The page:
This week, my detailed blog post about this issue looks at the perforations in detail. In addition to the basic differences in measurement, all of which are listed in the catalogues there were some difficulties encountered by the CBN as this was the first time that they had used comb machines to perforate stamps. In addition, there are many instances with the sheets and the plate blocks where you can see double strikes of the comb perforator, which give some clues as to how the panes were laid out in the overall print layout. Some examples of the types of things covered in my detailed post are shown below: Here this block shows selvage at the sides that is fully perforated through, while that at the top and bottom of the sheet shows only a single extension hole. This suggests that the panes were laid out horizontally in the print run. On this pair you can see a clear difference in the appearance of the vertical perforations on the bottom half of the bottom stamp in

The Shade Variations on the 1972-1978 Caricature Issue of Canada

This week's detailed post about this issue explores a topic that has surprisingly received little to no attention in even the most specialized catalogues: the shade varieties. It is surprising because all but two of the stamps in this series exhibit at least two and up to 4 or 5 different subtle variations in the shades of the inks that were used to print the stamps. What makes the shade variations especially interesting to me, is the fact that many are associated only with certain printings, and certain time periods within the life of the issue, and consequently, it does not appear that they are merely just random varieties that have no significance. In terms of colours, the orange inks seem to exhibit the most variation, followed by the blue inks. However, as I said above, all but two of the denominations exhibit at least 2 variations in shade, with the 4c Mackenzie King and the $2 Quebec being the only stamps for which I was not able to find any significant variation in the s

The Type Differences and Constant Varieties on the 1972-1978 Caricature Issue Part Two

This week, I wanted to do a short post about the varieties found on the low value stamps. Although Unitrade does list a few constant varieties on the 8c Queen, and a few varieties on the booklet stamps, most of the flyspeck varieties that can be found are not listed. Generally, the kinds of varieties that you can find on these stamps fall into one of the following categories: 1. Hairlines that run vertically through the design. These usually run all the way through the design from top to bottom and one stamp can often have several. I have found them on the 2c and 6c most often, but I suspect that they exist on all the stamps. 2. Stray dots and smudged blobs that appear either in the background, or on or around the portrait. These are what pretty well all the listed varieties are. 3. Broken, damaged, or missing design elements. The broken Tiara, damaged 1, missing 1 are some of the better known ones on the booklet stamps. However, the sheet stamps can be found with da

The Type Differences and Constant Varieties on the 1972-1978 Caricature Issue Part One

In this week's detailed blog post, I tackled two topics that relate to the stamps from the 10c Forests to the $1 Vancouver: 1. The type differences listed in Unitrade. 2. The constant varieties listed in Unitrade and other varieties that can be found. Most collectors who are relatively experienced with Canadian philately are aware that the 10c Forests, 15c Mountain Sheep, 25c Polar Bears and 50c Seashore exist printed in two types for the first perforation, being 12.5 x 12, and just the second type for the later perf. 13.3. However, what collectors may not be fully aware of is that there is also evidence to suggest that different screens displaying different levels of coarseness were used to print these stamps as well. I illustrate several examples for each value that show that generally, the photogravure printing started off coarse, with very clearly identifiable screening dots, and then later becomes very fine, with the inking appearing to be more or less solid. None o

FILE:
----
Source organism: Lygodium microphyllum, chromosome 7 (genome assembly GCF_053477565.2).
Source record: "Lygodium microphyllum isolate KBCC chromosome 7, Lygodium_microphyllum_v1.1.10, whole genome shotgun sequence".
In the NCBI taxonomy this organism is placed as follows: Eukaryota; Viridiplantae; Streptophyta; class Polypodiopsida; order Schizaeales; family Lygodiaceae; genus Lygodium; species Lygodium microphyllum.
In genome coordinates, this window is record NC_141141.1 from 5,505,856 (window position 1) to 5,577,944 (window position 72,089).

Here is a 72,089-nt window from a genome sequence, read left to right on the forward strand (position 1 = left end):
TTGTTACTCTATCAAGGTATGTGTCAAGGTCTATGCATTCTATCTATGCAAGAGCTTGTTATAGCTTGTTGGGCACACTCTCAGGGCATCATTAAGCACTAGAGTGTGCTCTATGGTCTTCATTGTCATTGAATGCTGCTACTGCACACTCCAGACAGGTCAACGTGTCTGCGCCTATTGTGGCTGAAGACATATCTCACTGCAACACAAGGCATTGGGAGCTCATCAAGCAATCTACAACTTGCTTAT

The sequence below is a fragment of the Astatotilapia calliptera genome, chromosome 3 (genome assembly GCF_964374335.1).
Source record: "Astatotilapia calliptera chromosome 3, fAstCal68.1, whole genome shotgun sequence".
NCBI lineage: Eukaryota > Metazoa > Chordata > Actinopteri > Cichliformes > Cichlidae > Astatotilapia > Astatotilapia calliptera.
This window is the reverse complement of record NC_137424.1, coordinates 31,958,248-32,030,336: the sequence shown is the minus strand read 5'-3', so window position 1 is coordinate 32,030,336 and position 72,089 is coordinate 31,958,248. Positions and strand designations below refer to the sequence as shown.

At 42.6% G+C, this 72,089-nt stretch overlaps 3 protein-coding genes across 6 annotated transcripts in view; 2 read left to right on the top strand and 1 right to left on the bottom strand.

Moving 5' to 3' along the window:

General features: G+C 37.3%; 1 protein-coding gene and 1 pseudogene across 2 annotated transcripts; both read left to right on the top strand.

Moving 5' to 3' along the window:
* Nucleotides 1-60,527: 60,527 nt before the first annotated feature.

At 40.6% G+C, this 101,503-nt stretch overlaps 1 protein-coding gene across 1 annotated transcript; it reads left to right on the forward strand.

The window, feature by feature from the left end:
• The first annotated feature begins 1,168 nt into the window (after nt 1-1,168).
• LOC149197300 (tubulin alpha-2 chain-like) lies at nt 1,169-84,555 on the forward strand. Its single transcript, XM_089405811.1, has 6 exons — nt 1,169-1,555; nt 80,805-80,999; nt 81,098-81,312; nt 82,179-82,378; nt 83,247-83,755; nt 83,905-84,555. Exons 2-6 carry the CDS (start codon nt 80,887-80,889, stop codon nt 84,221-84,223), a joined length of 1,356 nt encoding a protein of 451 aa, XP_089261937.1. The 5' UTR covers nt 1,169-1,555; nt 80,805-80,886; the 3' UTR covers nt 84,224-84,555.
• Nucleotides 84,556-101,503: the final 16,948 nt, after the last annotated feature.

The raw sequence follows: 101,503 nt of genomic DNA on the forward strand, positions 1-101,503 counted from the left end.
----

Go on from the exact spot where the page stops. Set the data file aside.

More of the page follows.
The 1972-1978 Caricature and Landscape Issue

This week I begin a long series of posts that explores, in depth, my favourite definitive issue: the 1972-1978 Caricature Issue of Canada. This issue followed on the heels of the extremely popular 1967-1973 Centennial issue. Because of how popular the Centennial issue was, many collectors did not pay a lot of attention to this series, with the result that a lot of what are now known to be very scarce printings were overlooked and used for postage. This has resulted in the series being quite challenging to collect. It offers a specialist nearly everything they could want in a stamp series, including: Shade varieties. Design type differences. Constant plate varieties. Perforation differences. Tagging differences. Paper fluorescence varieties. Other paper varieties, such as thickness, texture and coating. Line and comb perforations, as well as perforated an imperforate selvage. Interesting postal history Multiple plates and printings of the same stamps done by 2 diffe

The Commemorative Issues of 1972 - Part Two

This week's post, my first of the New Year, is the last one that will deal with commemorative issues for a while, as next week I will begin my foray into the complicated 1972-78 Caricature Issue, which I expect will be a very popular series with my readers. This post deals with just three issues: the Earth Sciences Issue, the Christmas Issue and the Cornelius Krieghoff Issue. Collectors will already be familiar with the fact that there is the Ottawa and Winnipeg tagging on the Christmas issue, and the five constant varieties on the Krieghoff issue. However, as the detailed post on my website illustrates, these three issues are much more complicated than you Unitrade would lead you to believe. For starters, there are the paper varieties. Each issue was printed on paper having different physical characteristics, in terms of thickness, colour, texture and weave direction. The usual range of fluorescence on the front and back of stamps are found. making for a lot of collectib